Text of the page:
Can you use HITS to build a new house with a zero-carbon footprint?

Q: Does HITS apply to new construction?

A: The HITS recipe makes it fairly easy to make money by cutting your carbon footprint dramatically on existing houses. It is far easier to do the same on a new house. This is because it costs very little more to install 6” cavity walls and fill them with insulation than it does to install 4” cavity walls. If the sheathing (plywood) outside layer is made from structurally-insulated panels (which are boards made of an insulating layer like a 2” ISO board glued to a plywood structural layer which is painted in the factory to have a water-proof and vapor-proof layer on the outside which then has the seams between the panels taped and sealed on site) you can prevent water penetration, prevent vapor penetration, prevent drafts, gain rigidity and increase insulation in a single installation. This takes far less labor time to install than it does to install each component separately. Adding triple-glazed low-E windows costs only a few % more than double-glazed windows.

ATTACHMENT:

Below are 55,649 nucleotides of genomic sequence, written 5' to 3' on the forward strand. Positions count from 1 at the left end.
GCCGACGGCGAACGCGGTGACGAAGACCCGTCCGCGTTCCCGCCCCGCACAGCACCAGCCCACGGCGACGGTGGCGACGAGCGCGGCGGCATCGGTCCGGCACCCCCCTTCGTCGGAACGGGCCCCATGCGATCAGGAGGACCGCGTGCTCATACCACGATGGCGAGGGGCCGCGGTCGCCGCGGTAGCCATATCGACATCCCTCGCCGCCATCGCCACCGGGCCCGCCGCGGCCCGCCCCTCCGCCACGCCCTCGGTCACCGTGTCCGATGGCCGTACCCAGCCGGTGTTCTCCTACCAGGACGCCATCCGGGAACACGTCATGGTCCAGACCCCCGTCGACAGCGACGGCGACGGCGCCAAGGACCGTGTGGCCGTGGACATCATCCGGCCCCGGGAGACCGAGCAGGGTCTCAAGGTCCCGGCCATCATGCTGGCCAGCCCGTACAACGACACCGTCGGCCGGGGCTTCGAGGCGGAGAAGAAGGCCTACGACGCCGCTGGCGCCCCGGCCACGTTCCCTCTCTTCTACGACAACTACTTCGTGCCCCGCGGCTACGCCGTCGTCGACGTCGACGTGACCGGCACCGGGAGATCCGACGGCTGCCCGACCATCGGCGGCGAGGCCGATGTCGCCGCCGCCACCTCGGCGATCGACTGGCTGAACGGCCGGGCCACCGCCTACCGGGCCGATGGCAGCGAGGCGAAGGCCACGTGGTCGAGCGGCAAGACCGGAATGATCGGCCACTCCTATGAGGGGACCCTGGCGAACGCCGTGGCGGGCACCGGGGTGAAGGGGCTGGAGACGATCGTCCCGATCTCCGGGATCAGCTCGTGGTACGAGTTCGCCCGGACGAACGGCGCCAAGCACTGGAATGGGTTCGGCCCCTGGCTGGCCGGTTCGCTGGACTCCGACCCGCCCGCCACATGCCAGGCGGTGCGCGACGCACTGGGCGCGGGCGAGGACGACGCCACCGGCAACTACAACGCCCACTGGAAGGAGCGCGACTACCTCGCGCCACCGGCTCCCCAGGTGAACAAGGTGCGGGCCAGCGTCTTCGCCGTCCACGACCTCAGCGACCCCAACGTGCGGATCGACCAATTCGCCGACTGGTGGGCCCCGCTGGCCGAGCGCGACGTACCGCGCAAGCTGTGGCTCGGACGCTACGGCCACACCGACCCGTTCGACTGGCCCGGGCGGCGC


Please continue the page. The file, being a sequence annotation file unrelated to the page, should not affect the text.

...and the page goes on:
Hence, it costs very little extra to build new a house with an excellent thermal envelope that will dramatically cut the carbon footprint and heating bills than it does to build a standard house. 

Since the heating and cooling loads in a well-insulated house are far lower than in a code-built house, the house probably needs smaller heat pumps to heat and cool the house, which saves money compared to a standard house. 

If the house is designed to have one side facing south with no shade, then the roof can generate all the electricity needed to cut the carbon footprint and energy bills to zero.

Estimates of the additional cost to build a zero-carbon house above that of a standard (“code-built”) vary from 0% to about 5% without the solar panels and 5-10% with the solar panels.

The moderator on our call built his own house with 10” thick walls. He heats it entirely with a single air-sourced heat pump, even in the depths of winter in St. Louis. He powers the entire house with solar panels on his roof. He pays no utility bills. 

While I have not built one of my own, I think the ROI on newly built zero carbon, zero bills houses can be excellent.